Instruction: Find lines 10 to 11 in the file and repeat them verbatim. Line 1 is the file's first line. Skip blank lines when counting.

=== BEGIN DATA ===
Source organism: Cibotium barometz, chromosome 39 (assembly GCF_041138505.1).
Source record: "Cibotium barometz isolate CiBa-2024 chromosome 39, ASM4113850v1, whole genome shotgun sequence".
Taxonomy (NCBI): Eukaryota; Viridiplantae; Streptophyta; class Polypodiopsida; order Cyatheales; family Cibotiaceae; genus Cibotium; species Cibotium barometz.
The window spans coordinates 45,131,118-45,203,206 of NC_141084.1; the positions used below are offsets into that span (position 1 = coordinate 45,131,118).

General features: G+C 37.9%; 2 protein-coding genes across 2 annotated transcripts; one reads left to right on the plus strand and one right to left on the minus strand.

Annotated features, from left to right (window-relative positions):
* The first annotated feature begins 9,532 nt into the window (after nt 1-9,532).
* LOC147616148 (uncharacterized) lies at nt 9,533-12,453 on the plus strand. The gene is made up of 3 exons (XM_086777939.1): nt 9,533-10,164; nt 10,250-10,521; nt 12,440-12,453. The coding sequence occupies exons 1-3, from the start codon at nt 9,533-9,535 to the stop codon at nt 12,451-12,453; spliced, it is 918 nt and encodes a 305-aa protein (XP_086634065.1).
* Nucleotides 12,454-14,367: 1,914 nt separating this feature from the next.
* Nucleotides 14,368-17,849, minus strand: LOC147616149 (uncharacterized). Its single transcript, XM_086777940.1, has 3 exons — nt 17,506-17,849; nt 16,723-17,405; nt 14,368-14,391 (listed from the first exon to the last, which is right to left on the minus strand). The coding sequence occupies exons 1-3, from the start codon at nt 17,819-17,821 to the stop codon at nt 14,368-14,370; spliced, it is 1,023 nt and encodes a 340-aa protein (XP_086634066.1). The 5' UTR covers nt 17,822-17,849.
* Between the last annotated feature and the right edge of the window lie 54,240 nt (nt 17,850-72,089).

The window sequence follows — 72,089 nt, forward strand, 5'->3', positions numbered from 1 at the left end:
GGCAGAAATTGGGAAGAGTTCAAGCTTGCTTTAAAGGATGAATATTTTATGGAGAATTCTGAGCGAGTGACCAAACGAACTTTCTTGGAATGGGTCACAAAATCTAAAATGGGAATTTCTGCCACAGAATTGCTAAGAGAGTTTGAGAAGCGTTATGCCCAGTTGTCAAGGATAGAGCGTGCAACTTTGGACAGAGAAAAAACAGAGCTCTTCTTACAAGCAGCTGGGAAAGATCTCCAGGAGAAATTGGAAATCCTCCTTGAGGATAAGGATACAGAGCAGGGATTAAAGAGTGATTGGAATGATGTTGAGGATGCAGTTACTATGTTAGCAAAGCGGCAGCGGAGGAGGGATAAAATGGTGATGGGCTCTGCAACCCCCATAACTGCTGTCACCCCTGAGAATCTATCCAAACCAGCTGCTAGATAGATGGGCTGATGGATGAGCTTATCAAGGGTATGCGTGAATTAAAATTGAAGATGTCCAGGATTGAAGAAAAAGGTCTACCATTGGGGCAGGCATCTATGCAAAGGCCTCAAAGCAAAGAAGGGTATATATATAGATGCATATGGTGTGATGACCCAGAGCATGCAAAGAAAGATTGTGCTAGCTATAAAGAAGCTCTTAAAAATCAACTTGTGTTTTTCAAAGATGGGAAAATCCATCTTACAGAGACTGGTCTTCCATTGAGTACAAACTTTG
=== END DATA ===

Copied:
* Nucleotides 14,368-17,849, minus strand: LOC147616149 (uncharacterized). Its single transcript, XM_086777940.1, has 3 exons — nt 17,506-17,849; nt 16,723-17,405; nt 14,368-14,391 (listed from the first exon to the last, which is right to left on the minus strand). The coding sequence occupies exons 1-3, from the start codon at nt 17,819-17,821 to the stop codon at nt 14,368-14,370; spliced, it is 1,023 nt and encodes a 340-aa protein (XP_086634066.1). The 5' UTR covers nt 17,822-17,849.
* Between the last annotated feature and the right edge of the window lie 54,240 nt (nt 17,850-72,089).